By Ken Berry
So you think you've got headaches this tax return season? They're probably nothing compared to the migraines the folks at H&R Block are experiencing after the nation's largest tax preparation firm admitted to botching more than 600,000 returns. The bungle – which is an error of omission rather than commission – could delay tax refunds from Uncle Sam by as much as six weeks.
The snafu affects taxpayers who used H&R Block to claim a higher education tax credit on Form 8863, Education Credits (American Opportunity and Lifetime Learning Credits), if the return was filed prior to February 22, 2013.
Taxpayers may be eligible to claim either of one of the two higher education tax credits for qualified expenses in lieu of claiming a tuition deduction. The maximum American Opportunity Credit, which was recently extended through 2017, is $2,500, while the maximum Lifetime Learning Credit is $2,000. Both credits are subject to phase-outs at certain income levels. The IRS says the foul-up affects approximately 10 percent of the returns claiming the credit.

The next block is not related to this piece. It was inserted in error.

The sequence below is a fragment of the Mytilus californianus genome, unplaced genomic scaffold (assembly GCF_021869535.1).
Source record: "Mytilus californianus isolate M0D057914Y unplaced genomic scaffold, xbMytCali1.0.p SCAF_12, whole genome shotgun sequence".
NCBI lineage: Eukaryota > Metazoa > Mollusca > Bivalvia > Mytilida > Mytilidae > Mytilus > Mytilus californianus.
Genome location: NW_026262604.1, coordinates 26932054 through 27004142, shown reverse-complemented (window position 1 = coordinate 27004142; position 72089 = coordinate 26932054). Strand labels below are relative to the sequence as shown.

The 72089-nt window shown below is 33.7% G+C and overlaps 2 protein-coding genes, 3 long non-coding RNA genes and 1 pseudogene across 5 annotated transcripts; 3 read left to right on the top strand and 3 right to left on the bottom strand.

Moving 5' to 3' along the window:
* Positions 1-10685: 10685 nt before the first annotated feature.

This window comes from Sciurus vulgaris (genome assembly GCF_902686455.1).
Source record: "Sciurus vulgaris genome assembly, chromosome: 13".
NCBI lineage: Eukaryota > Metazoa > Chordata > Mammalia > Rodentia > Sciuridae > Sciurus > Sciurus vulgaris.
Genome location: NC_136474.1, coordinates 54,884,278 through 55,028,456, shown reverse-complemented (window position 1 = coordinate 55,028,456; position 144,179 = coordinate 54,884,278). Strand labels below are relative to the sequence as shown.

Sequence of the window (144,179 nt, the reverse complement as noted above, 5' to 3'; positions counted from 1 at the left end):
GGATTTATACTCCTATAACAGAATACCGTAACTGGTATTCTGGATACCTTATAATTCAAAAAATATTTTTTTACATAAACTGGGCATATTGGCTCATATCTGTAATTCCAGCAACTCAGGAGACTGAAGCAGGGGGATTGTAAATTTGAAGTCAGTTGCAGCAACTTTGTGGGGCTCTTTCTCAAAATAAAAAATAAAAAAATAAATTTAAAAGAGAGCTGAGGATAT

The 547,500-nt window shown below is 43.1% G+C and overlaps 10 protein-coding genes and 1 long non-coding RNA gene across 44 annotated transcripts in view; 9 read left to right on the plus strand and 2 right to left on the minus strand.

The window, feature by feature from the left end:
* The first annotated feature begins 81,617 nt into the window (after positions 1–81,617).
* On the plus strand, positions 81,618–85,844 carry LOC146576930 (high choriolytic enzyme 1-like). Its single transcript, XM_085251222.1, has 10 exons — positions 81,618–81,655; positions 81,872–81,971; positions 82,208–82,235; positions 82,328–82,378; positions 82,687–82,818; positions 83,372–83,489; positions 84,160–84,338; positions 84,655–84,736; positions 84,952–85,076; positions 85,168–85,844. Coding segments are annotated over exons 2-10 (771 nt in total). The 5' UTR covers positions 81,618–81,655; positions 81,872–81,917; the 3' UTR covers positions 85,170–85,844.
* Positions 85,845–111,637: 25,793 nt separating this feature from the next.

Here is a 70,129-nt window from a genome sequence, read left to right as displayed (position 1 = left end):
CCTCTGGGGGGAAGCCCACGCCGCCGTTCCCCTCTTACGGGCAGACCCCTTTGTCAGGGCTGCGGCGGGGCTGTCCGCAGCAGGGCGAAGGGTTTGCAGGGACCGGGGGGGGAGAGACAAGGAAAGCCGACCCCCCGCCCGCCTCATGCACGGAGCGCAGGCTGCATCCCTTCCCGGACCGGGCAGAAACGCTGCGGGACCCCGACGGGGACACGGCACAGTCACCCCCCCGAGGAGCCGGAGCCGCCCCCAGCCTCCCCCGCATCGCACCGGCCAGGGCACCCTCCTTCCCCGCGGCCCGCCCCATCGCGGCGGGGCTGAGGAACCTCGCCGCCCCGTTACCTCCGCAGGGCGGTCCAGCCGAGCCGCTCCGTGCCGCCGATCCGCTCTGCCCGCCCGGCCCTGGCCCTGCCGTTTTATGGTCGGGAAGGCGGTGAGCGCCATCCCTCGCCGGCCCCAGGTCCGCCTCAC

H&R Block is blaming the mistake on a change by the IRS in the way it processes the "yes" or "no" questions on Form 8863. In previous years, the tax prep firm says that leaving a field blank to indicate "no" on some questions was acceptable, but now the IRS is requiring preparers to enter an "N." The software used by H&R Block left a mandatory field blank.
On March 13, H&R Block fessed up to the problem on its Facebook page. "There was an issue with a limited number of software company products that affected some tax returns filed between February 14 and 22, 2013", it posted. "These affected returns included certain education tax credits claimed on Form 8863." Later that same day, the IRS issued a statement that the error could impact approximately 600,000 returns.
Because these returns have already been filed, the IRS will have to work through the arduous process of identifying them and correcting them. It could take as long as four to six weeks to sort through the mess, although the IRS is hoping to move things along faster. This could be distressing news to taxpayers who were counting on refunds to pay living expenses and other bills. To make matters even worse, tax filing season was already delayed while the IRS scrambled to revise 2012 forms and schedules following the "fiscal cliff" deal in January.
In the meantime, the IRS says that taxpayers who filed Form 8863 can continue to check the "Where's My Refund?" feature on the IRS website to determine the status of their refund. If taxpayers haven't received a refund date and filed during the affected period, they should contact their software provider to determine if they may be in the affected group.
Finally, the IRS is reminding reminds taxpayers that Where's My Refund? is updated overnight, so there's no need to check it more than once a day.